by Steve H Hanke, Market Oracle:
President Trump and Congressional Democrats have decided to enliven the Christmas season with a game of chicken over President Trump’s proposed “border wall.” As a result, the federal government is partly shut down until the issue is resolved.
The President wants $5 billion to start building the wall. Democrats have offered just $1.6 billion. If the problem truly is money and not that the Democrats oppose a wall under any circumstances, there is a place in the federal budget to find all the money the President wants while saving thousands of lives a year in the process.
More than 700,000 Americans are afflicted with kidney failure. Of those, almost 30 percent live with transplant kidneys with the remaining 70 percent on dialysis. Under a 1972 law, the federal government pays for kidney dialysis for every American whose private insurance does not cover treatment. In 2016, the latest year for which data are available, Medicare spent $35.4 billion on patients with kidney failure (read: end stage renal disease).
While dialysis is better than nothing, it is not as good as a kidney transplant which typically allows the recipient to live a longer and healthier life. Unfortunately, another federal law, the National Organ Transplant Act of 1984, forbids “valuable consideration for use in human transplantation if the transfer affects interstate commerce.” The law was apparently enacted in response a Virginia doctor’s plan to buy kidneys from poor foreigners and poor Americans and then sell the organs to richer Americans.
The result of this well-intentioned but poorly conceived law is a severe shortage of kidneys. Currently, more than 95,000 Americans are on the waiting list for kidney transplants, but there are only about 15,000 transplants a year. In consequence, about 5,000 people a year die before they can receive a transplant.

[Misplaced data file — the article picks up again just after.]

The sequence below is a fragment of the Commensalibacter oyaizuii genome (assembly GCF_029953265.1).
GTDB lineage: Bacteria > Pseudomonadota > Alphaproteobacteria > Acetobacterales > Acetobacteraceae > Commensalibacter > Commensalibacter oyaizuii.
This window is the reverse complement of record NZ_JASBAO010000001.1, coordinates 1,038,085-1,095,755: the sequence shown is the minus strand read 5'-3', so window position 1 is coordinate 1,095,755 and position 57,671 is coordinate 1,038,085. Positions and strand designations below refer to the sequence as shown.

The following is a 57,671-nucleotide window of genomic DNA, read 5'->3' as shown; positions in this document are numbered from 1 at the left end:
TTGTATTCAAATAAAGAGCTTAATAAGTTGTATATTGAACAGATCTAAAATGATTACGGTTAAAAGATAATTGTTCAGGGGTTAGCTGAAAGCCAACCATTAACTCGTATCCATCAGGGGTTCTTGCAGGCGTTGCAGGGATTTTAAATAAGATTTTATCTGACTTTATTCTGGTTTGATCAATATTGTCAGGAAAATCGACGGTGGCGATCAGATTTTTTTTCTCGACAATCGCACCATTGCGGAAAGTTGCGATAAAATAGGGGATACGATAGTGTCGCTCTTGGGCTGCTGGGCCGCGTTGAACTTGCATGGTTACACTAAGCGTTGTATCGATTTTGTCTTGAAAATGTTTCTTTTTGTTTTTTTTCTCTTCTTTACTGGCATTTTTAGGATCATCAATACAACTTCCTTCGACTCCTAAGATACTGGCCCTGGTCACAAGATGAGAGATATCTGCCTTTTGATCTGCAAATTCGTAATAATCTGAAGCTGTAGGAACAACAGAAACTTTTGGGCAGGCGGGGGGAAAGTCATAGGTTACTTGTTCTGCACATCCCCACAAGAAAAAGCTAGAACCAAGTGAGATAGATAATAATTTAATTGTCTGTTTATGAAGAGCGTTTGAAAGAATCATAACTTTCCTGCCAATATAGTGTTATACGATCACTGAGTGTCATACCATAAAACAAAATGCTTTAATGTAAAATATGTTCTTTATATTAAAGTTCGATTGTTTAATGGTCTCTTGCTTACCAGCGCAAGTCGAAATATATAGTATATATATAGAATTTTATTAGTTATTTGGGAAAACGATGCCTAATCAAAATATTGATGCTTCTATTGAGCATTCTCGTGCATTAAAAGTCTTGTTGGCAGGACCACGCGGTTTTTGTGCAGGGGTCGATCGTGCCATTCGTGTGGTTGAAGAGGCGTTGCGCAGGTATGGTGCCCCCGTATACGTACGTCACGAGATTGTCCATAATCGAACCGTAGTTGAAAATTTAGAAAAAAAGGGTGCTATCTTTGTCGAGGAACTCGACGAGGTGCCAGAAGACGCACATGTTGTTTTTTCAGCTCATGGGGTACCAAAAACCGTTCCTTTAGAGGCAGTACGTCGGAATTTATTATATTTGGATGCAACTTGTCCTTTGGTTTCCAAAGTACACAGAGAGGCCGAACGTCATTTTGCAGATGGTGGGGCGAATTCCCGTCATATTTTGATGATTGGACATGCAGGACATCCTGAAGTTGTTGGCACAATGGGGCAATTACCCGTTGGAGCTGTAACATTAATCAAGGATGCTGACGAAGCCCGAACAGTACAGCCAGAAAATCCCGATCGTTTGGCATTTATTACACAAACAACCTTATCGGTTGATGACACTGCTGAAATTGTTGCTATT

Approximately 60 percent of transplanted kidneys come from deceased donors with the other 40 percent coming from living ones. Most people have two working kidneys and can live normally with only one. This makes living donations possible. Kidneys from living donors have a better success rate and are preferable if they are available.
The way to increase donations is to pay living donors or the estates of deceased donors compensation for their kidneys. Blood plasma donation provides an indication of how compensation for kidney donors would work. Compensating donors of blood plasma is legal in the United States but illegal or discouraged in some other countries, including Canada. The result is that the United States has a more than adequate supply of plasma, as safe as modern science can make it, while other countries must import from the United States or risk shortages that endanger people’s lives.
A 2015 multiauthor study estimated that paying living donors $45,000 and deceased donors $10,000 would produce a supply of kidneys for transplantation sufficient enough to end the waiting list and save the lives of the people who die before they can receive a transplant. Taxpayers would save money by paying donors because dialysis is expensive. Dialysis costs an average of $76,000-91,000 per person per year, depending on the type of treatment. A transplant plus a reasonable level of compensation to the donor is therefore less than the cost of two years of dialysis. The 2015 study estimated that the federal government’s savings from allowing compensation to donors and ending the kidney shortage would be $12 billion a year. That’s not just for one year; it’s every year from now on.
In the outgoing 115th Congress, Matt Cartwright, a Democratic representative from Pennsylvania, has introduced the Organ Donor Clarification Act to allow the Secretary of Health and Human Services to authorize pilot programs for organ donation. Cartwright has been laboring in this vineyard for a few years, along with a number of advocacy groups. His bill has the support of a number of medical groups, including the American Medical Association. Cartwright’s bill aims small because that is all he has thought he could get from his colleagues. Now that the chance has arisen to think bigger, why not take his good beginning and allow full-fledged compensation programs, not just pilot programs? Adequate safeguards to meet any reasonable objection can be devised. In fact, most are already in place in the current system without compensation, as kidney donors will tell you.